Last week we looked at why leadership training investments are often ineffective. In the October 2016 issue of Harvard Business Review, “ Why Leadership Training Fails and What to Do About It,” the authors explore the fundamentals that block systemic changes needed for effective training and development.
They advocate the following approach to talent development:
- The senior team clearly defines values and an inspiring strategic direction.
- After gathering candid, anonymous observations and insights from managers and employees, the team diagnoses barriers to strategy execution and learning. It then redesigns the organization’s roles, responsibilities, and relationships to overcome those barriers and motivate change.
- Day-to-day coaching and process consultation help people become more effective in that new design.
- The organization adds training where needed.
- Success in changing behavior is gauged using new metrics for individual and organizational performance.
- Systems for selecting, evaluating, developing, and promoting talent are adjusted to reflect and sustain the changes in organizational behavior.
“Note that problems are diagnosed from the ground up. Those confidential employee interviews are critical for exposing the silent killers, including deficiencies in capabilities and talent management, because leaders often lack the objectivity to spot glitches in systems they have created. By addressing management practices and leadership behavior that shape the system before training individual employees, leaders create a favorable context for applying learning. The systemic changes encourage—even require—the desired behaviors.”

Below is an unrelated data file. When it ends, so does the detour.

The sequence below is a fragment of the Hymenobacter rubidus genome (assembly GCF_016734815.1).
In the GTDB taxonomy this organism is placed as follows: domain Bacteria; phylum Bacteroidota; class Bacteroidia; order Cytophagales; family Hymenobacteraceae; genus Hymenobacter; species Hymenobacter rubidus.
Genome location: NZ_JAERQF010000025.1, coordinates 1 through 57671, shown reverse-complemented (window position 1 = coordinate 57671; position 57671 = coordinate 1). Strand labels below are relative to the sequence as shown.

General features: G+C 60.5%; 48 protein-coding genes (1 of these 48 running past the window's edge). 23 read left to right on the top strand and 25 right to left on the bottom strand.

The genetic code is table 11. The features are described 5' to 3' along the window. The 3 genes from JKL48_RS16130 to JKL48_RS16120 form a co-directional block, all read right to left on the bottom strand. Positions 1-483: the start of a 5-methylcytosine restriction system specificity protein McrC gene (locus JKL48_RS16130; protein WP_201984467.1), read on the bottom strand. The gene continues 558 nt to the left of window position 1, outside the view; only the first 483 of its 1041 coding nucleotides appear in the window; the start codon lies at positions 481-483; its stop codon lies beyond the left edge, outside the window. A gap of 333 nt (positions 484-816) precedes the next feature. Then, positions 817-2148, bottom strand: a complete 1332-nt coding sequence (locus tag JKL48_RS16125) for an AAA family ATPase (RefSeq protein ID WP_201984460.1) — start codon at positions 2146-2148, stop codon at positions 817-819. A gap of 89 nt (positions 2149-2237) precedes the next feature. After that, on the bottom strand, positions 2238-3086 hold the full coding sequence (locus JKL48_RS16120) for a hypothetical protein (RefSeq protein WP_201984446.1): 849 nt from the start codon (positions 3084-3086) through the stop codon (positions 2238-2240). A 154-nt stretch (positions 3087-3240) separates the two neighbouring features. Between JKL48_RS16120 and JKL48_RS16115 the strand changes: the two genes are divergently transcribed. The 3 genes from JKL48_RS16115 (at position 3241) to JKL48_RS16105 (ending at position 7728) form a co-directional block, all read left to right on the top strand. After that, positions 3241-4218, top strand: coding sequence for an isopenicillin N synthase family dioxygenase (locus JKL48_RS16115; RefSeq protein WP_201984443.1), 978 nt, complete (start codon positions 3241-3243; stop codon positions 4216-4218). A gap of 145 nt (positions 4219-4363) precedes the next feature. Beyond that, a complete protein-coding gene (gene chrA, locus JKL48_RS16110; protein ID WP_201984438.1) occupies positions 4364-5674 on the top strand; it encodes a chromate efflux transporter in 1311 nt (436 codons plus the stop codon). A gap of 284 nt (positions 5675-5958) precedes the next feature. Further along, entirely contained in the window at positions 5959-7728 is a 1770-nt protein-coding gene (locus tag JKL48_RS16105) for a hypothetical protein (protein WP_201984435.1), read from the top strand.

One of the companies studied, MEPD, showed a “remarkable change in leadership and teamwork. Performance had improved as well. MEPD had developed nine new products in those two years, compared with five over the previous four years. Revenue and profits had increased significantly. The same organization that had not responded to a massive investment in individual training transformed itself by redesigning its roles, responsibilities, and relationships; learning how to live into them with the help of coaches and advisers; and then using targeted classroom training to pick up new methods and tools.”
In the work I do with leaders and their teams, we address all the 6 issues mentioned above with a comprehensive process. Leaders who invest in themselves and their teams in this way have seen enjoyed improved employee performance and morale, increased trust and collaboration, and increased profitability.
Classroom training may sound convincing, but as with any new purchase, it’s helpful to look beyond the hype. Organizational change is a process of continuous examination, requiring investment of time and money. Make sure the soil is fertile for planting is critical. Then ensure you are planting the right seeds, and optimizing the nutrients for them to thrive.
We invite you to post your comments here. To learn more about how you invest in training that produces the desired results, please contact me.